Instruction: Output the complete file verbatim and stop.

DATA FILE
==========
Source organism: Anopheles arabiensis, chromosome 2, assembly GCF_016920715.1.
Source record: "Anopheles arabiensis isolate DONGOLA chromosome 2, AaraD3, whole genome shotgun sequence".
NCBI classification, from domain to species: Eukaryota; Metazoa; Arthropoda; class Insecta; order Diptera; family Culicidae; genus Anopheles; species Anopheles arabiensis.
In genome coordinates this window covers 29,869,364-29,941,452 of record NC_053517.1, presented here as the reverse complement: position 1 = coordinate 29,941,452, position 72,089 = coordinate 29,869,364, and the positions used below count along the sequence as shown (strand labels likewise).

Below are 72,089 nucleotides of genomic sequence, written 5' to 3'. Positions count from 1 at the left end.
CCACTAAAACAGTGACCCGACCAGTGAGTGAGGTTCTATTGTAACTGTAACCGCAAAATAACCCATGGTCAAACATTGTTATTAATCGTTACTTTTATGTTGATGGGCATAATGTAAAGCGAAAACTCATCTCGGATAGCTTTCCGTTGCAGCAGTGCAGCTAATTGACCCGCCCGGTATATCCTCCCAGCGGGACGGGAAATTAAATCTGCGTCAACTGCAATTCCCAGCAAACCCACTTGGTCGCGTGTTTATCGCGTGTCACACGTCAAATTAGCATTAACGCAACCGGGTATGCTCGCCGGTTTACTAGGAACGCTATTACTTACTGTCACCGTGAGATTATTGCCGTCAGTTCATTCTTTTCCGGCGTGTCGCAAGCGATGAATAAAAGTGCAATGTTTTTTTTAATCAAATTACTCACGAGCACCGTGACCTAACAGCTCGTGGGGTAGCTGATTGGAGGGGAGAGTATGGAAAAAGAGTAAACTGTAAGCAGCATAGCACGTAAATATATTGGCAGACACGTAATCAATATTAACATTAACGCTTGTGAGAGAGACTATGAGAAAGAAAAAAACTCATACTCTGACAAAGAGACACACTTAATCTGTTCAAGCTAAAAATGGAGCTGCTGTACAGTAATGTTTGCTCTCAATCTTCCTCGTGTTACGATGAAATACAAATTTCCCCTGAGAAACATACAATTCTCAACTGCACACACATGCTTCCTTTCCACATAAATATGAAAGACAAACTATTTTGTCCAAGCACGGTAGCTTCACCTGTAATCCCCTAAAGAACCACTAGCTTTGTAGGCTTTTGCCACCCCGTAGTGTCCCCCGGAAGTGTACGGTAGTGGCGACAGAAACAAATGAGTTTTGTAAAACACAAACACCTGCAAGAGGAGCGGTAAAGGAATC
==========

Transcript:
Source organism: Anopheles arabiensis, chromosome 2, assembly GCF_016920715.1.
Source record: "Anopheles arabiensis isolate DONGOLA chromosome 2, AaraD3, whole genome shotgun sequence".
NCBI classification, from domain to species: Eukaryota; Metazoa; Arthropoda; class Insecta; order Diptera; family Culicidae; genus Anopheles; species Anopheles arabiensis.
In genome coordinates this window covers 29,869,364-29,941,452 of record NC_053517.1, presented here as the reverse complement: position 1 = coordinate 29,941,452, position 72,089 = coordinate 29,869,364, and the positions used below count along the sequence as shown (strand labels likewise).

Below are 72,089 nucleotides of genomic sequence, written 5' to 3'. Positions count from 1 at the left end.
CCACTAAAACAGTGACCCGACCAGTGAGTGAGGTTCTATTGTAACTGTAACCGCAAAATAACCCATGGTCAAACATTGTTATTAATCGTTACTTTTATGTTGATGGGCATAATGTAAAGCGAAAACTCATCTCGGATAGCTTTCCGTTGCAGCAGTGCAGCTAATTGACCCGCCCGGTATATCCTCCCAGCGGGACGGGAAATTAAATCTGCGTCAACTGCAATTCCCAGCAAACCCACTTGGTCGCGTGTTTATCGCGTGTCACACGTCAAATTAGCATTAACGCAACCGGGTATGCTCGCCGGTTTACTAGGAACGCTATTACTTACTGTCACCGTGAGATTATTGCCGTCAGTTCATTCTTTTCCGGCGTGTCGCAAGCGATGAATAAAAGTGCAATGTTTTTTTTAATCAAATTACTCACGAGCACCGTGACCTAACAGCTCGTGGGGTAGCTGATTGGAGGGGAGAGTATGGAAAAAGAGTAAACTGTAAGCAGCATAGCACGTAAATATATTGGCAGACACGTAATCAATATTAACATTAACGCTTGTGAGAGAGACTATGAGAAAGAAAAAAACTCATACTCTGACAAAGAGACACACTTAATCTGTTCAAGCTAAAAATGGAGCTGCTGTACAGTAATGTTTGCTCTCAATCTTCCTCGTGTTACGATGAAATACAAATTTCCCCTGAGAAACATACAATTCTCAACTGCACACACATGCTTCCTTTCCACATAAATATGAAAGACAAACTATTTTGTCCAAGCACGGTAGCTTCACCTGTAATCCCCTAAAGAACCACTAGCTTTGTAGGCTTTTGCCACCCCGTAGTGTCCCCCGGAAGTGTACGGTAGTGGCGACAGAAACAAATGAGTTTTGTAAAACACAAACACCTGCAAGAGGAGCGGTAAAGGAATC